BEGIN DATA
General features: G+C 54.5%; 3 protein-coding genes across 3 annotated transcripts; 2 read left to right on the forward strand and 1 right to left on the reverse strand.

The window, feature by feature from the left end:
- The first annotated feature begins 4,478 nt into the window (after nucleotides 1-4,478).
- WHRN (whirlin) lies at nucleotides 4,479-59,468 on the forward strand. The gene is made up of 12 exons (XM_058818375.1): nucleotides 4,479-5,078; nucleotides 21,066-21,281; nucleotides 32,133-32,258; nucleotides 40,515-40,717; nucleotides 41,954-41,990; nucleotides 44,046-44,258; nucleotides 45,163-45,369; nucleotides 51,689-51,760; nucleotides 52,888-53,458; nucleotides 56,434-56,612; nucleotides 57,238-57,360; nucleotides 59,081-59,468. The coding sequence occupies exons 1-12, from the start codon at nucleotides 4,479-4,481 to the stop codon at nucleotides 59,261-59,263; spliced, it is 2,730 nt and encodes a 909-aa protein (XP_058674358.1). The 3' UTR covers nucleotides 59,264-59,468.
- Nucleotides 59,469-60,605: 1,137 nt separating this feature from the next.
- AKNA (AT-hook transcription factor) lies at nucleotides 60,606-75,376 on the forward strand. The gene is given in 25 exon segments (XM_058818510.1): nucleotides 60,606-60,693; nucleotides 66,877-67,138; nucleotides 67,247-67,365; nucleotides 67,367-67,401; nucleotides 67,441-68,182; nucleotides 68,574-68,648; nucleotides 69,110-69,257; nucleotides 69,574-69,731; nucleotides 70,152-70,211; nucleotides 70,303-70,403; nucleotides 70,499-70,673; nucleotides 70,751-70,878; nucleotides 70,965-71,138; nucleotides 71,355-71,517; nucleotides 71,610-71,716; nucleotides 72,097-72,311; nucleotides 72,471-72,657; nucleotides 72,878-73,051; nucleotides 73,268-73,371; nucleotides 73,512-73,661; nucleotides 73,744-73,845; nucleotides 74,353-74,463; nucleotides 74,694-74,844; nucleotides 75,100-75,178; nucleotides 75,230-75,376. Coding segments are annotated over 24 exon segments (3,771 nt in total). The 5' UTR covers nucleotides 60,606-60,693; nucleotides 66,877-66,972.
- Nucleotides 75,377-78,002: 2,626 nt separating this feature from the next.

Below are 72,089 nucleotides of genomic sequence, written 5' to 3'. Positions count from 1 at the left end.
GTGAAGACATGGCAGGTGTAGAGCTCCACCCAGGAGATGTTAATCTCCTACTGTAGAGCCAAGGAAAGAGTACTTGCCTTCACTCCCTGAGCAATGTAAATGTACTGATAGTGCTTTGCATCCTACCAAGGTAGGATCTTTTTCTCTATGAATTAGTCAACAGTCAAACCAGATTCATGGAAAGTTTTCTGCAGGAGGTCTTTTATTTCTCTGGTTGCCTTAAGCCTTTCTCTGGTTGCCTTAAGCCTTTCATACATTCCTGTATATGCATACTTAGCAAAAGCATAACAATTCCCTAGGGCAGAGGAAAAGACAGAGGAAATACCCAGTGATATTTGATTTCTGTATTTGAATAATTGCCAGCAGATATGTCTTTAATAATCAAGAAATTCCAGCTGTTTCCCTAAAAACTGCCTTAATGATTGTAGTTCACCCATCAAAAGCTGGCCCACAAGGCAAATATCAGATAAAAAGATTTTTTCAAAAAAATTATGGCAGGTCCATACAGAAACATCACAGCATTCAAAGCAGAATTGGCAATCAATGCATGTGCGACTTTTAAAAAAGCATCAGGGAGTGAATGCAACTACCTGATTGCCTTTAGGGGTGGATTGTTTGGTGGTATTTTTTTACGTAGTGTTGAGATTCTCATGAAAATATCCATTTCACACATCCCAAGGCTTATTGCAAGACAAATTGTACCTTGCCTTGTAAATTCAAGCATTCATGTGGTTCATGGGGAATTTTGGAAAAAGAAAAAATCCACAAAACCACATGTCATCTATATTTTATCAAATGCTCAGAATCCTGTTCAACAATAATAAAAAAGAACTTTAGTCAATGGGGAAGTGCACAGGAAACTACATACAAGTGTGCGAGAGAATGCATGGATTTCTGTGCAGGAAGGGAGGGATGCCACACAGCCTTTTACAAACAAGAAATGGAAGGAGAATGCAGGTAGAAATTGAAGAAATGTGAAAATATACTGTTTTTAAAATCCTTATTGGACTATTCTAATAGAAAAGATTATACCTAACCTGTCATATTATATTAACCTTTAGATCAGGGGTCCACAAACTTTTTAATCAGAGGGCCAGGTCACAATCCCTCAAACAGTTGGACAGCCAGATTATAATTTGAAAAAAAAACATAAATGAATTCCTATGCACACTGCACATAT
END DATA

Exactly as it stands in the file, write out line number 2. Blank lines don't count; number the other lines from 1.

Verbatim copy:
The window, feature by feature from the left end: